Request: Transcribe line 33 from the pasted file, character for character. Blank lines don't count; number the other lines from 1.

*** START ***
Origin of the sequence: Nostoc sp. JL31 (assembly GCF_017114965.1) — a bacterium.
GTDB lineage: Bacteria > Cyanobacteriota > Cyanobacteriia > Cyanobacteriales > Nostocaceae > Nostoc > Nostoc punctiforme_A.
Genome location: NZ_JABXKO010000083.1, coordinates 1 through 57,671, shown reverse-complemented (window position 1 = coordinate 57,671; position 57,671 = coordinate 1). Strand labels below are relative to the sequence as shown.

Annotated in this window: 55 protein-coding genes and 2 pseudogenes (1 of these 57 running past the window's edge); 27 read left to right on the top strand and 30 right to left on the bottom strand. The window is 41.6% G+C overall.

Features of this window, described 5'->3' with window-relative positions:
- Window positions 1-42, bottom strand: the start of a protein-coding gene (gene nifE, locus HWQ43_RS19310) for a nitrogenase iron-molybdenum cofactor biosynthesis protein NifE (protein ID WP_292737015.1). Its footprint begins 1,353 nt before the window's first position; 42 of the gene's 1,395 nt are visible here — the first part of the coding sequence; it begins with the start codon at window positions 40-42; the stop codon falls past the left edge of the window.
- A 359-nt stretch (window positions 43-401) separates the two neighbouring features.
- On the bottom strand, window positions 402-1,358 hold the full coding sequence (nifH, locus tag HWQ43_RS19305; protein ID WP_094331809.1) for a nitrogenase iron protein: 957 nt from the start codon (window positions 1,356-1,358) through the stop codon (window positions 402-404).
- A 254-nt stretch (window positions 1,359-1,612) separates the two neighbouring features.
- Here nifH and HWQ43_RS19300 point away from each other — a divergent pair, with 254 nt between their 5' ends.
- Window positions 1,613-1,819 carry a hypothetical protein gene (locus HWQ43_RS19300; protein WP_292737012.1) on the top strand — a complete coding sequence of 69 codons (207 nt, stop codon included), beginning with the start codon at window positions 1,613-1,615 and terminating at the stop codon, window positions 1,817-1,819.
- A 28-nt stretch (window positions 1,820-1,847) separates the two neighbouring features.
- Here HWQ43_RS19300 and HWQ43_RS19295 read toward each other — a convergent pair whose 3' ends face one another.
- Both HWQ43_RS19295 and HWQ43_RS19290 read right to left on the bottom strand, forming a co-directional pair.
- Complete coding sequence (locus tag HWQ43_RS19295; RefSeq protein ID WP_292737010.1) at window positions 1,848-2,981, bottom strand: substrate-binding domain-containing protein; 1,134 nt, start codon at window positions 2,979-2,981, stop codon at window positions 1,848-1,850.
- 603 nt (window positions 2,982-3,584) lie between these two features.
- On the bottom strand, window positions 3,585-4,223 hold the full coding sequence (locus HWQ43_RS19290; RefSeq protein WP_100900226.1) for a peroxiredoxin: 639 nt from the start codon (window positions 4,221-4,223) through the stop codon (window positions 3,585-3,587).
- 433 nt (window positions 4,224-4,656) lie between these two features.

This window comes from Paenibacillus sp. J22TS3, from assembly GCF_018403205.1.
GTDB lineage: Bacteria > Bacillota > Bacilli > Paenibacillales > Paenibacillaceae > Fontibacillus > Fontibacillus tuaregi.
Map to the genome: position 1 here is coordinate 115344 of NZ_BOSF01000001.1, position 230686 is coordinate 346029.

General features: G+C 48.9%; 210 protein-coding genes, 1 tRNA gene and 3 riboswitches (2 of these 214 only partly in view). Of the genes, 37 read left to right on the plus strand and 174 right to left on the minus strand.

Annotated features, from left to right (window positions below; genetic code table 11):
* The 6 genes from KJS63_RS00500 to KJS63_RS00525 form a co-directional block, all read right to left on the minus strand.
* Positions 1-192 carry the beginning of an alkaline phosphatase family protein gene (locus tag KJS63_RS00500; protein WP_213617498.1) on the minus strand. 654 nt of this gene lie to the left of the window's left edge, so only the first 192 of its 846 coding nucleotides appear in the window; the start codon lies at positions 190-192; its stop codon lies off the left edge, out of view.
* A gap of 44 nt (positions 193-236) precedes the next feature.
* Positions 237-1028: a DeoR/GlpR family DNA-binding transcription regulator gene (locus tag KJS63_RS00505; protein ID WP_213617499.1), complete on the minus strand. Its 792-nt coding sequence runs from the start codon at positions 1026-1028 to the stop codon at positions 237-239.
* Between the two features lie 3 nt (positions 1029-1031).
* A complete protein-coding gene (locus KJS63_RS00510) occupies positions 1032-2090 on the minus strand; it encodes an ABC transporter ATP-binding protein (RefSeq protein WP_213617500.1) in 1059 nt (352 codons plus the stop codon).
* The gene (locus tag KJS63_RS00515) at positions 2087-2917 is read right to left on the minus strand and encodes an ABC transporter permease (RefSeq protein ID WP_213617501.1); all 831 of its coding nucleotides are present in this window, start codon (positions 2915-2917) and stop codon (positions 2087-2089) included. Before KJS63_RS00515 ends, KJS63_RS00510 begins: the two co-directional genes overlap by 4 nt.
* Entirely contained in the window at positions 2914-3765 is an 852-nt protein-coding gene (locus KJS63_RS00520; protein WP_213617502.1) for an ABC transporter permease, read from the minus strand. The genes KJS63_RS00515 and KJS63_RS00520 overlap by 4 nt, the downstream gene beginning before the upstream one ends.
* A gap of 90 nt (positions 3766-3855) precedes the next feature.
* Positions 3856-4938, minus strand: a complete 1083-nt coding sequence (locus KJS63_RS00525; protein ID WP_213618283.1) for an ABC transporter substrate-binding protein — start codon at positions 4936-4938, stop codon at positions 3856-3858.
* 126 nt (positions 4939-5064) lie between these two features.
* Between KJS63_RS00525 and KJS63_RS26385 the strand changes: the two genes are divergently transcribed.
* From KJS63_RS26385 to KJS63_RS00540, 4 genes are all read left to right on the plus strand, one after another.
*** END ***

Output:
* Positions 3856-4938, minus strand: a complete 1083-nt coding sequence (locus KJS63_RS00525; protein ID WP_213618283.1) for an ABC transporter substrate-binding protein — start codon at positions 4936-4938, stop codon at positions 3856-3858.